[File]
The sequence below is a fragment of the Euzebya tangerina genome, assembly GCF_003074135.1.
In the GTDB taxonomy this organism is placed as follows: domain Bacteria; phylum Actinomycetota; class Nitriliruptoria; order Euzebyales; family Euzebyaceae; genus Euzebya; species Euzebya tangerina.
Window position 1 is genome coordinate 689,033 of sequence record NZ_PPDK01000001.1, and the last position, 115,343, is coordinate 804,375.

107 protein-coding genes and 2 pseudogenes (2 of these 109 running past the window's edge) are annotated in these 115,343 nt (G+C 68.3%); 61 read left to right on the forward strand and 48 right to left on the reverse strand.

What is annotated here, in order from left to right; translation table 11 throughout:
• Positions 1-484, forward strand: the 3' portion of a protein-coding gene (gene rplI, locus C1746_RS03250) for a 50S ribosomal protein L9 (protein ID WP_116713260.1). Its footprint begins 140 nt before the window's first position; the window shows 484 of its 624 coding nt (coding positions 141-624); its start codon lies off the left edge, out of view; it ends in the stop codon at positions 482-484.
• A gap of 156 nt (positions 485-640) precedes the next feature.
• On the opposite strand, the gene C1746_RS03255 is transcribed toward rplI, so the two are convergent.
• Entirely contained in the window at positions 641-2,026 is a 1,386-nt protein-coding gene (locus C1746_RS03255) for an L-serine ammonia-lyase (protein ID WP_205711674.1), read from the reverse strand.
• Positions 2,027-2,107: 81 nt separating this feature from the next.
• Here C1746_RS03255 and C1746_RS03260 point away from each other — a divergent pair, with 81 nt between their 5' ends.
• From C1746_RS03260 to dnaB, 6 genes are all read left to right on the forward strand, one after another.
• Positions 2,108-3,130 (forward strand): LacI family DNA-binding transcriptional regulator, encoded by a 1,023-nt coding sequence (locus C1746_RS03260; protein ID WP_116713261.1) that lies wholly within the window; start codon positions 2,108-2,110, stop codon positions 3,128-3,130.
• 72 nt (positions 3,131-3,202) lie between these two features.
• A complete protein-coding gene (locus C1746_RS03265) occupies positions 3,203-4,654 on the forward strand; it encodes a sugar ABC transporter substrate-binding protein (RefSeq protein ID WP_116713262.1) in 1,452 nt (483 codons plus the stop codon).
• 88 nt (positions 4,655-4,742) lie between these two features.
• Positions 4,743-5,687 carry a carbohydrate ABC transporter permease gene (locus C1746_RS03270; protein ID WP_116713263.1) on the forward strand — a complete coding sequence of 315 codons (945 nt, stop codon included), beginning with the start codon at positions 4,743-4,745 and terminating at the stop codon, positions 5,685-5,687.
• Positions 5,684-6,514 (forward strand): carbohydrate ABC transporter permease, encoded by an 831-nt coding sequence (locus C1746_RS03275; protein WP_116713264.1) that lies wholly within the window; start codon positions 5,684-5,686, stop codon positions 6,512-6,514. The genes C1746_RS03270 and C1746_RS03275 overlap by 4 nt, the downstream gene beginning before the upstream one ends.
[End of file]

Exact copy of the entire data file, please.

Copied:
The sequence below is a fragment of the Euzebya tangerina genome, assembly GCF_003074135.1.
In the GTDB taxonomy this organism is placed as follows: domain Bacteria; phylum Actinomycetota; class Nitriliruptoria; order Euzebyales; family Euzebyaceae; genus Euzebya; species Euzebya tangerina.
Window position 1 is genome coordinate 689,033 of sequence record NZ_PPDK01000001.1, and the last position, 115,343, is coordinate 804,375.

107 protein-coding genes and 2 pseudogenes (2 of these 109 running past the window's edge) are annotated in these 115,343 nt (G+C 68.3%); 61 read left to right on the forward strand and 48 right to left on the reverse strand.

What is annotated here, in order from left to right; translation table 11 throughout:
• Positions 1-484, forward strand: the 3' portion of a protein-coding gene (gene rplI, locus C1746_RS03250) for a 50S ribosomal protein L9 (protein ID WP_116713260.1). Its footprint begins 140 nt before the window's first position; the window shows 484 of its 624 coding nt (coding positions 141-624); its start codon lies off the left edge, out of view; it ends in the stop codon at positions 482-484.
• A gap of 156 nt (positions 485-640) precedes the next feature.
• On the opposite strand, the gene C1746_RS03255 is transcribed toward rplI, so the two are convergent.
• Entirely contained in the window at positions 641-2,026 is a 1,386-nt protein-coding gene (locus C1746_RS03255) for an L-serine ammonia-lyase (protein ID WP_205711674.1), read from the reverse strand.
• Positions 2,027-2,107: 81 nt separating this feature from the next.
• Here C1746_RS03255 and C1746_RS03260 point away from each other — a divergent pair, with 81 nt between their 5' ends.
• From C1746_RS03260 to dnaB, 6 genes are all read left to right on the forward strand, one after another.
• Positions 2,108-3,130 (forward strand): LacI family DNA-binding transcriptional regulator, encoded by a 1,023-nt coding sequence (locus C1746_RS03260; protein ID WP_116713261.1) that lies wholly within the window; start codon positions 2,108-2,110, stop codon positions 3,128-3,130.
• 72 nt (positions 3,131-3,202) lie between these two features.
• A complete protein-coding gene (locus C1746_RS03265) occupies positions 3,203-4,654 on the forward strand; it encodes a sugar ABC transporter substrate-binding protein (RefSeq protein ID WP_116713262.1) in 1,452 nt (483 codons plus the stop codon).
• 88 nt (positions 4,655-4,742) lie between these two features.
• Positions 4,743-5,687 carry a carbohydrate ABC transporter permease gene (locus C1746_RS03270; protein ID WP_116713263.1) on the forward strand — a complete coding sequence of 315 codons (945 nt, stop codon included), beginning with the start codon at positions 4,743-4,745 and terminating at the stop codon, positions 5,685-5,687.
• Positions 5,684-6,514 (forward strand): carbohydrate ABC transporter permease, encoded by an 831-nt coding sequence (locus C1746_RS03275; protein WP_116713264.1) that lies wholly within the window; start codon positions 5,684-5,686, stop codon positions 6,512-6,514. The genes C1746_RS03270 and C1746_RS03275 overlap by 4 nt, the downstream gene beginning before the upstream one ends.